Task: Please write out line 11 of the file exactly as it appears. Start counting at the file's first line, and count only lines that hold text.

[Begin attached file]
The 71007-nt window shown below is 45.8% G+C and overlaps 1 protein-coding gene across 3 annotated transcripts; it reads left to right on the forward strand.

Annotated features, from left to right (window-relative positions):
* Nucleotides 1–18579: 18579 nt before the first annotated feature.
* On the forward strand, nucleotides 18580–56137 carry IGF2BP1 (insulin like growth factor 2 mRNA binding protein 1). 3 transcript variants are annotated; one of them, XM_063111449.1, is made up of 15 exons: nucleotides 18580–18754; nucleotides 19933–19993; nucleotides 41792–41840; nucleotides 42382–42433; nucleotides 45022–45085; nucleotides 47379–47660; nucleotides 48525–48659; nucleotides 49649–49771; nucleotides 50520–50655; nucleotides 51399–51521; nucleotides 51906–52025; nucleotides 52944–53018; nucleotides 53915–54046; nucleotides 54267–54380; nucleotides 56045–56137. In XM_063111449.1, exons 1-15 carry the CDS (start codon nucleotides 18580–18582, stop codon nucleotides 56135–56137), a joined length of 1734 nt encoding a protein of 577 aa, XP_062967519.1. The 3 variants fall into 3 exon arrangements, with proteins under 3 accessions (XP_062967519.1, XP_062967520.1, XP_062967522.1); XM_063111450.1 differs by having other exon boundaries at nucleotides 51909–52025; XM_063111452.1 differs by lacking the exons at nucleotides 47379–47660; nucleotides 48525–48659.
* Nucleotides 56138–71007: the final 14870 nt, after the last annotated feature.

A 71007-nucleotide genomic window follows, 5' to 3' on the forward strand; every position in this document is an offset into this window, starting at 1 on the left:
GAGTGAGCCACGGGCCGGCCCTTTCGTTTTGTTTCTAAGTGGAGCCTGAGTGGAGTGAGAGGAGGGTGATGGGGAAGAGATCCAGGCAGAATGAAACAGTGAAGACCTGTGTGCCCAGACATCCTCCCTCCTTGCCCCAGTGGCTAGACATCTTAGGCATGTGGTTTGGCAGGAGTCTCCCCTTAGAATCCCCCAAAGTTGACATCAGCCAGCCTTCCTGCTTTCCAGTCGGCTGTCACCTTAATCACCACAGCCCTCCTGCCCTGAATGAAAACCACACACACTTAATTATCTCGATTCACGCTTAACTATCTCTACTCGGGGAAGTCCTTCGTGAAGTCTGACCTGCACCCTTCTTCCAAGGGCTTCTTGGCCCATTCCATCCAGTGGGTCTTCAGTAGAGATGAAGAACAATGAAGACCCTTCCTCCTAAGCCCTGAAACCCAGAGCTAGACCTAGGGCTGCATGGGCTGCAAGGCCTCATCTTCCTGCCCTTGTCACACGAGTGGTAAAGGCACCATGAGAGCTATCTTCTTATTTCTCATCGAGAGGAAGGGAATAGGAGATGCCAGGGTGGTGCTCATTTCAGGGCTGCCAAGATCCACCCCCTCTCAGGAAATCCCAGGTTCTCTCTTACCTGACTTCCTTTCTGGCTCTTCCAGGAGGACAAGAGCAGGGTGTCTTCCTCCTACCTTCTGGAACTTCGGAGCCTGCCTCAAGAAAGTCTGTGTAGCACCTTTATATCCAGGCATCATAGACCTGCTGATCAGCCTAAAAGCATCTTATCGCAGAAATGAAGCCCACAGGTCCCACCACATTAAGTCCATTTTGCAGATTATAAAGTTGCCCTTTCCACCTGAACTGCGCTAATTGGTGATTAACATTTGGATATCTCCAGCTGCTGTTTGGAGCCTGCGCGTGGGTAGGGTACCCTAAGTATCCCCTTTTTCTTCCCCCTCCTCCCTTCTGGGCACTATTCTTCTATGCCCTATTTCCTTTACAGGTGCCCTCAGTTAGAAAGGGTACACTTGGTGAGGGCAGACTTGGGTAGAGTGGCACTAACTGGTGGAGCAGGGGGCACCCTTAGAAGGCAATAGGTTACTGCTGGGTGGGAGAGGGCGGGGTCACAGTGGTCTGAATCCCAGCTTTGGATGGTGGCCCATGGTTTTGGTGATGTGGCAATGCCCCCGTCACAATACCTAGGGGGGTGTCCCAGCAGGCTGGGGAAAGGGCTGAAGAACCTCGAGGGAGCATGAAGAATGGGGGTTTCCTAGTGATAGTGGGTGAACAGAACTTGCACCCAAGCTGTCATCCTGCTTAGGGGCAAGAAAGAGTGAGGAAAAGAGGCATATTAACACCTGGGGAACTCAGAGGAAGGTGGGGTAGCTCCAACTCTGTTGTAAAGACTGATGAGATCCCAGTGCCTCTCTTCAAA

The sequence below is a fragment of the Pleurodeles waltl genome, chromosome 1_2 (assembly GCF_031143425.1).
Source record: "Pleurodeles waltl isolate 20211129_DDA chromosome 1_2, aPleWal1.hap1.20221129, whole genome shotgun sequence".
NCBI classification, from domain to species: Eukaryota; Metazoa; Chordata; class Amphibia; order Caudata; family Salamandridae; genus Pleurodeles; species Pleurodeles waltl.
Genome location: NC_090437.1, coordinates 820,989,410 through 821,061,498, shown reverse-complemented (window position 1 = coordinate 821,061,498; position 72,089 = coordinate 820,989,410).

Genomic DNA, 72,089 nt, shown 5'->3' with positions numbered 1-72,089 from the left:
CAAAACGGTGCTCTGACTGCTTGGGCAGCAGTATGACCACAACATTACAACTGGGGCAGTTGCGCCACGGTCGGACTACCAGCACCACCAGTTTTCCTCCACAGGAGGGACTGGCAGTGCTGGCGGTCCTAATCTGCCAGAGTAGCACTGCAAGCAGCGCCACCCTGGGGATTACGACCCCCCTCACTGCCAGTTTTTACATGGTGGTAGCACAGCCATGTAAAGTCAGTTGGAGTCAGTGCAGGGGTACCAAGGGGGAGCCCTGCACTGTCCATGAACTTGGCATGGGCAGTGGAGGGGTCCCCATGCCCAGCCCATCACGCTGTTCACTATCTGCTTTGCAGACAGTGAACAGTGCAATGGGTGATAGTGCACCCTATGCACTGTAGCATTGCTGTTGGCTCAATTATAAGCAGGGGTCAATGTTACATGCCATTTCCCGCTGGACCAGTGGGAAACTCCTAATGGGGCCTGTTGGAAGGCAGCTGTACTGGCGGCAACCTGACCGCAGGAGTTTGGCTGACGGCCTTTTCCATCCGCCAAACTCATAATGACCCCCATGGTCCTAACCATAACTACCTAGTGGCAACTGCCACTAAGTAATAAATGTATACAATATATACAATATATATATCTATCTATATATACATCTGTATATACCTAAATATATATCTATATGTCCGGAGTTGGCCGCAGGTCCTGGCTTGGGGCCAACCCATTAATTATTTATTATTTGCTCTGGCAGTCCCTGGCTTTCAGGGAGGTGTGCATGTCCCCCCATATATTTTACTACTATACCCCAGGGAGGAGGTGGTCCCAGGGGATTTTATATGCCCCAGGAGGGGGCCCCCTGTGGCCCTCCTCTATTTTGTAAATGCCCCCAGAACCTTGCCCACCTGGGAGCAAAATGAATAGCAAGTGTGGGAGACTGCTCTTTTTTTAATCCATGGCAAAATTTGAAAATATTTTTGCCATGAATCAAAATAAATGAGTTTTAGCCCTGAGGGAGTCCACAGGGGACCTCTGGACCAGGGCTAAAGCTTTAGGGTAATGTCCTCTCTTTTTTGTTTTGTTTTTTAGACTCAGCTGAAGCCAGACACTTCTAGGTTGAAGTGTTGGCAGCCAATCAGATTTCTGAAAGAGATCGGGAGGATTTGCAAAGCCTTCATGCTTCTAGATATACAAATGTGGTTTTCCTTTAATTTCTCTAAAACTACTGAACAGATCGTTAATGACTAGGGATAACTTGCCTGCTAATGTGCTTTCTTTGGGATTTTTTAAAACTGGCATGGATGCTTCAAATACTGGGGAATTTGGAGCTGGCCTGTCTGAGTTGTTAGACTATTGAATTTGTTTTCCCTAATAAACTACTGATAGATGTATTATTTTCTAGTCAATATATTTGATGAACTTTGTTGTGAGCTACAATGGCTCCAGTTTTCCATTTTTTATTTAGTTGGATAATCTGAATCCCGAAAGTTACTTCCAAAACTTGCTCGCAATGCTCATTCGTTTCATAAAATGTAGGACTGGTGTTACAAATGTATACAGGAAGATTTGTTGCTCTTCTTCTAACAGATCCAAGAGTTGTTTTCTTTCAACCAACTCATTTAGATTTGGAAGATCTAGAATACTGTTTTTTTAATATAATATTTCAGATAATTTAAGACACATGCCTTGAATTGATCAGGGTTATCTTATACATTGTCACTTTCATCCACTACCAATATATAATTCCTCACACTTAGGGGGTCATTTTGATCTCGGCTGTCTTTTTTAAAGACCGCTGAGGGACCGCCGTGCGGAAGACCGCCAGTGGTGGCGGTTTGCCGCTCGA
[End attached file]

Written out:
Genome location: NC_090437.1, coordinates 820,989,410 through 821,061,498, shown reverse-complemented (window position 1 = coordinate 821,061,498; position 72,089 = coordinate 820,989,410).